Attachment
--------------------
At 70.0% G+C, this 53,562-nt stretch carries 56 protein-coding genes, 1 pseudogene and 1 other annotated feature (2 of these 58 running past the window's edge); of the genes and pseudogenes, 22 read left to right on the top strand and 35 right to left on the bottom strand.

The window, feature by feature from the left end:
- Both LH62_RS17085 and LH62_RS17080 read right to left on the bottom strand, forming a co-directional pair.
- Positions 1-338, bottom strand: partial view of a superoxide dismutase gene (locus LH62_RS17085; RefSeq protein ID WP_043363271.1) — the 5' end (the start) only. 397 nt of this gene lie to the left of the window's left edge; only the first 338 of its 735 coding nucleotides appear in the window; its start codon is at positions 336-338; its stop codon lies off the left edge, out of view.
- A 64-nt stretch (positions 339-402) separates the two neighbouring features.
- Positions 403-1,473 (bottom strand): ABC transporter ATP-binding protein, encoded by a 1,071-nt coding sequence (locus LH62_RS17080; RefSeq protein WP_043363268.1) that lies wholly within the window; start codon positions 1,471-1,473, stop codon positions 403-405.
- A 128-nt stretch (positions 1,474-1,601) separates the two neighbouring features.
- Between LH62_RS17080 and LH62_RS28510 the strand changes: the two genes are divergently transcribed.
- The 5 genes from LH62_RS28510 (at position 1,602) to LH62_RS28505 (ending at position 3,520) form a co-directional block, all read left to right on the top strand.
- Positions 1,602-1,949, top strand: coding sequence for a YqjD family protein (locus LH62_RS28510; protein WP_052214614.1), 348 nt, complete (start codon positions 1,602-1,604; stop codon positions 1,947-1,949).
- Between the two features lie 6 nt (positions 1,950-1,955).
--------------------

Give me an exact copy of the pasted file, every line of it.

At 70.0% G+C, this 53,562-nt stretch carries 56 protein-coding genes, 1 pseudogene and 1 other annotated feature (2 of these 58 running past the window's edge); of the genes and pseudogenes, 22 read left to right on the top strand and 35 right to left on the bottom strand.

The window, feature by feature from the left end:
- Both LH62_RS17085 and LH62_RS17080 read right to left on the bottom strand, forming a co-directional pair.
- Positions 1-338, bottom strand: partial view of a superoxide dismutase gene (locus LH62_RS17085; RefSeq protein ID WP_043363271.1) — the 5' end (the start) only. 397 nt of this gene lie to the left of the window's left edge; only the first 338 of its 735 coding nucleotides appear in the window; its start codon is at positions 336-338; its stop codon lies off the left edge, out of view.
- A 64-nt stretch (positions 339-402) separates the two neighbouring features.
- Positions 403-1,473 (bottom strand): ABC transporter ATP-binding protein, encoded by a 1,071-nt coding sequence (locus LH62_RS17080; RefSeq protein WP_043363268.1) that lies wholly within the window; start codon positions 1,471-1,473, stop codon positions 403-405.
- A 128-nt stretch (positions 1,474-1,601) separates the two neighbouring features.
- Between LH62_RS17080 and LH62_RS28510 the strand changes: the two genes are divergently transcribed.
- The 5 genes from LH62_RS28510 (at position 1,602) to LH62_RS28505 (ending at position 3,520) form a co-directional block, all read left to right on the top strand.
- Positions 1,602-1,949, top strand: coding sequence for a YqjD family protein (locus LH62_RS28510; protein WP_052214614.1), 348 nt, complete (start codon positions 1,602-1,604; stop codon positions 1,947-1,949).
- Between the two features lie 6 nt (positions 1,950-1,955).